Illustration: Sarah Grillo/Axios

As worried shoppers buy in bulk, stress is mounting for retailers, warehouses and farms — which need more labor at the very time people are being told to stay at home.

Why it matters: America isn't running out of food. But there's increasing strain on the supply chain as the workers who produce and deliver our groceries are sheltering at home, quarantined or are (justifiably) too spooked to show up for work.

“The supply chain used to flow very evenly, but when you have surges, it takes more people," says Brian Beattie, senior vice president of sales at Lineage Logistics, which runs a large network of cold storage facilities.

  • Farms are anticipating labor shortages as the State Department delays the processing of H-2A visa workers from Mexico.
  • Truckers are finding it difficult to do their jobs as truck spots, restaurants and motels close their doors, reports WSJ.
  • "As grocery employees toil, some of their supermarket bosses can't sign up reinforcements fast enough," per NBC News.

And as the virus continues to spread, these workers are often in high-risk scenarios, working in close quarters for long hours.

  • This week, Amazon reported its first case of coronavirus, at a U.S. warehouse in Queens, per The Atlantic.
  • Many food producers say they won't be able to operate at full capacity while practicing social distancing.
  • American agriculture relies on 250,000 H-2A visa workers each year, and the industry is lobbying the government to make sure they can enter the country.

There are some efforts underway to assist food workers, but not enough, experts tell us.

  • Three states — Minnesota, Vermont and Michigan — have classified grocery workers as "essential" workers, making them eligible for child care and other benefits alongside health care workers, law enforcement and first responders. (Look for other states to follow suit.)
  • Food workers would be better protected with face masks, but there is a national shortage — even hospital workers don't have enough.
  • Robot food-pickers and autonomous trucks could one day prove helpful, but for now, the technology isn't ready to replace humans entirely.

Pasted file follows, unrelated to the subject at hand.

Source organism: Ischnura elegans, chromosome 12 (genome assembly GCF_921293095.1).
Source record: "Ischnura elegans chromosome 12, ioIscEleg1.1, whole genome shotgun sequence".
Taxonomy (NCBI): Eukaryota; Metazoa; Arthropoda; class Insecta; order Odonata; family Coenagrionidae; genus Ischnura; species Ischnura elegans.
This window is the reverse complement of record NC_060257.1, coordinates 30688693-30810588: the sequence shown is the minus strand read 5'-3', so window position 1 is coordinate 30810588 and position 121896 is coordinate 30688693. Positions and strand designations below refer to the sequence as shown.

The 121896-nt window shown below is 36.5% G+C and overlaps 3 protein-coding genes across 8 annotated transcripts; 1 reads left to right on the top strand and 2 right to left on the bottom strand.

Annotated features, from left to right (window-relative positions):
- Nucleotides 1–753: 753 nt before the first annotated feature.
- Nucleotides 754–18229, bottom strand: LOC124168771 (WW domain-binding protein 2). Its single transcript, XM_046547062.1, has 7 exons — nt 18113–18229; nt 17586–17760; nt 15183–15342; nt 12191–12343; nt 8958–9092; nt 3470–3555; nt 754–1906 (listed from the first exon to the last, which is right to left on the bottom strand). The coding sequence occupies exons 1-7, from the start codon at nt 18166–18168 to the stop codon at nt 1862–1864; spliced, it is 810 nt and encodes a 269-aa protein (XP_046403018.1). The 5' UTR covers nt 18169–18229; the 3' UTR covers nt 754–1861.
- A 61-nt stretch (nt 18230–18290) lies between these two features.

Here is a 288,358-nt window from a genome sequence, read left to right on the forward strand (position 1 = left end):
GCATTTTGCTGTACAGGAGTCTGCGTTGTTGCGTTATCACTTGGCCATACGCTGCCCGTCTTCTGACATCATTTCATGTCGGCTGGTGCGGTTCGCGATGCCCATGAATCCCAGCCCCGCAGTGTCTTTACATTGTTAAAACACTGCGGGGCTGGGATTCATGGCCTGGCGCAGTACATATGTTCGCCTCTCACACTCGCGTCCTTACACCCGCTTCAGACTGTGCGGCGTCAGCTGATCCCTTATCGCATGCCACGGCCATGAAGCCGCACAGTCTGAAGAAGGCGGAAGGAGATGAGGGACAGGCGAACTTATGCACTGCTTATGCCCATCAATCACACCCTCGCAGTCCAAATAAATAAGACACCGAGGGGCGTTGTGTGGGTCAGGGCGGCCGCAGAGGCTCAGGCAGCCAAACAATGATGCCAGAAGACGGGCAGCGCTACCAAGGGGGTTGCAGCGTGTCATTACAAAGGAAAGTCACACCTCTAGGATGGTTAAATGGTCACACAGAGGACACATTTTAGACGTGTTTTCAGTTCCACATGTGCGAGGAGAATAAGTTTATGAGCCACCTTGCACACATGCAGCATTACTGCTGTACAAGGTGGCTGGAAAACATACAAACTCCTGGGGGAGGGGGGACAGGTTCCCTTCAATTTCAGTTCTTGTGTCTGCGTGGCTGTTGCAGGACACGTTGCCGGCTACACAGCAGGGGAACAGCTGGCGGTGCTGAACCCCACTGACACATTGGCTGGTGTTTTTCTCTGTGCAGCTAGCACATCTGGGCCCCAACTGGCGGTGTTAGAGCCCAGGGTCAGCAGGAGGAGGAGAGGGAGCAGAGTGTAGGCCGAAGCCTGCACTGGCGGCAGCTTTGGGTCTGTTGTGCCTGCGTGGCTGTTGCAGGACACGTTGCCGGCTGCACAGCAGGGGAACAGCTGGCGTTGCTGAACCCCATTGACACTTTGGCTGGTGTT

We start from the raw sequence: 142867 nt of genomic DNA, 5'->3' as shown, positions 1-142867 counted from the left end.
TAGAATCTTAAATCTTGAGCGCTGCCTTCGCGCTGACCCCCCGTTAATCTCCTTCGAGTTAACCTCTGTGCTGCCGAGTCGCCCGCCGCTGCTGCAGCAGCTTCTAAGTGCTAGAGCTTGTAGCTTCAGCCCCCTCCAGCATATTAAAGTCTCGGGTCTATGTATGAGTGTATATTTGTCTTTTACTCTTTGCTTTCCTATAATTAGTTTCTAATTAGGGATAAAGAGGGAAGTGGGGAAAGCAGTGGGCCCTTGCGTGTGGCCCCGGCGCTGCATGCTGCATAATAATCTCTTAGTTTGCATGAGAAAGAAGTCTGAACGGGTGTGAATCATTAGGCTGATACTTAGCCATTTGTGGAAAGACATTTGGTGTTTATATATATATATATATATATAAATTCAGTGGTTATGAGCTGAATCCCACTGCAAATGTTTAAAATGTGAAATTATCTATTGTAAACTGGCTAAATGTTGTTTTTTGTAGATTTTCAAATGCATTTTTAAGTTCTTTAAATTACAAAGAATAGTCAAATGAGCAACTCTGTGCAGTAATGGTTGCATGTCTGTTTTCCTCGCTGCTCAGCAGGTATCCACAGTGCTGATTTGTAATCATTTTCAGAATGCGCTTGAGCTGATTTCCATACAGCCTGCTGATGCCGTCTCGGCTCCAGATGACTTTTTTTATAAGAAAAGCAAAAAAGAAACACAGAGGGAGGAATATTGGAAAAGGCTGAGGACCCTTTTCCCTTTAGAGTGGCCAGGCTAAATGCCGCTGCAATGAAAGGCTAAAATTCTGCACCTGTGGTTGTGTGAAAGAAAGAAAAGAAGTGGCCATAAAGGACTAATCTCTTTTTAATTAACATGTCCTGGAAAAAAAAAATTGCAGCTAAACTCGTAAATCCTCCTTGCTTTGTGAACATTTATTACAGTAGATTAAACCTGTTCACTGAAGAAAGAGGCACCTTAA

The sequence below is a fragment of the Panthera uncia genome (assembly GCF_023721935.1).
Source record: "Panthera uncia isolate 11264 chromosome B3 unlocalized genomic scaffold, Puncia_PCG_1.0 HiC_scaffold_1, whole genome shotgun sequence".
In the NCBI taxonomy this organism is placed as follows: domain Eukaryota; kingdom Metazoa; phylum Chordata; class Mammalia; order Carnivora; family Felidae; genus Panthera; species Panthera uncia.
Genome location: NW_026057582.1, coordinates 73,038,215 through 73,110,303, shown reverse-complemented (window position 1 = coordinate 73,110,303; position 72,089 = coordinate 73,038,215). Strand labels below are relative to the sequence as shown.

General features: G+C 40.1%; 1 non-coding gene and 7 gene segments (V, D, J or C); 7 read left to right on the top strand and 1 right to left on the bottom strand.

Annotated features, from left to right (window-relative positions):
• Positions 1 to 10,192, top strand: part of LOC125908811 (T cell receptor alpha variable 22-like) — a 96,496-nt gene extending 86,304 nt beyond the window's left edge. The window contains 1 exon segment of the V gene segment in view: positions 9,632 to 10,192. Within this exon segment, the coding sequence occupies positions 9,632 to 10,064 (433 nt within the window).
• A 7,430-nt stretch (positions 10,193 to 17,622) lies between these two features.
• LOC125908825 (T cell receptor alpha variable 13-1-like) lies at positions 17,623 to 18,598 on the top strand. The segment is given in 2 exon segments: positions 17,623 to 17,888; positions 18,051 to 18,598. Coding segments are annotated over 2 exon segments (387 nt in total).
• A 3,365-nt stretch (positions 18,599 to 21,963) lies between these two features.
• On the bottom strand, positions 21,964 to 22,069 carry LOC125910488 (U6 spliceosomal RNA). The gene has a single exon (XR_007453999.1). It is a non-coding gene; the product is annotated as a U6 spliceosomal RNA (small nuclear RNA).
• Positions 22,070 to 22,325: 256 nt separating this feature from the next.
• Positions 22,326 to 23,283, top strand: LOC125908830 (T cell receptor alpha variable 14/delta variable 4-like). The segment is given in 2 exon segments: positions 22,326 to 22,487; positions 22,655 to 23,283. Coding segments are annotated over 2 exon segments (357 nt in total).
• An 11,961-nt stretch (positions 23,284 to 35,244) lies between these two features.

"We don't know how long of a long term this is," says Ananth Iyer, a professor of supply chain management at Purdue University.

  • He says that food companies must adopt new policies to enforce social distancing at work, even if they're slightly less efficient.
  • "I'm hopeful that a lot of the manufacturing side and the supply-chain side can be managed in such a way to protect the employees and continue to get the product out," Iyer says. "This needs to happen yesterday."

The bottom line: Without the workers needed to harvest, produce and deliver our food, the entire supply chain breaks down. And governments and companies are lagging in their efforts to ensure that these vital workers are protected amid the pandemic.

Go deeper

Tech firms blast Trump's extended H-1B visa restrictions

Illustration: Lazaro Gamio/Axios

Tech companies reacted quickly and negatively Monday to news out of the Trump administration that it is extending a ban on entry of those with visas through the end of the year. Among those speaking out against the move are Facebook, Amazon, Google, Intel and Twitter, along with several tech trade groups.

The big picture: The Trump administration argues that visas like the H-1B widely used in the tech industry are responsible for taking jobs that American citizens could fill. Tech companies say they rely on these visas to fill positions with skilled workers from overseas when they've tapped out the American workforce.

Why discrimination persists in the workplace

Illustration: Eniola Odetunde/Axios

Despite laws protecting people from workplace discrimination on the basis of race, gender, age, religion and sexual orientation — including last week's Supreme Court victory for LGBTQ workers — when it comes to actually holding firms accountable, the odds are stacked against workers.

Why it matters: The U.S. workplace is still rampant with discrimination, but the bulk of it is going unchecked as companies have figured out how to keep themselves out of court.

Trump to expand coronavirus-related immigration restrictions

Photo: Nicholas Kamm/AFP via Getty Images

The Trump administration will ban entry into the U.S. for foreigners on certain temporary work visas — including high-skilled H-1B visas— through the end of the year, senior administration officials told reporters Monday afternoon.

Why it matters: The highly-anticipated immigration restrictions expand on President Trump's earlier coronavirus-related immigration ban introduced in late April — which was also extended through the end of the year.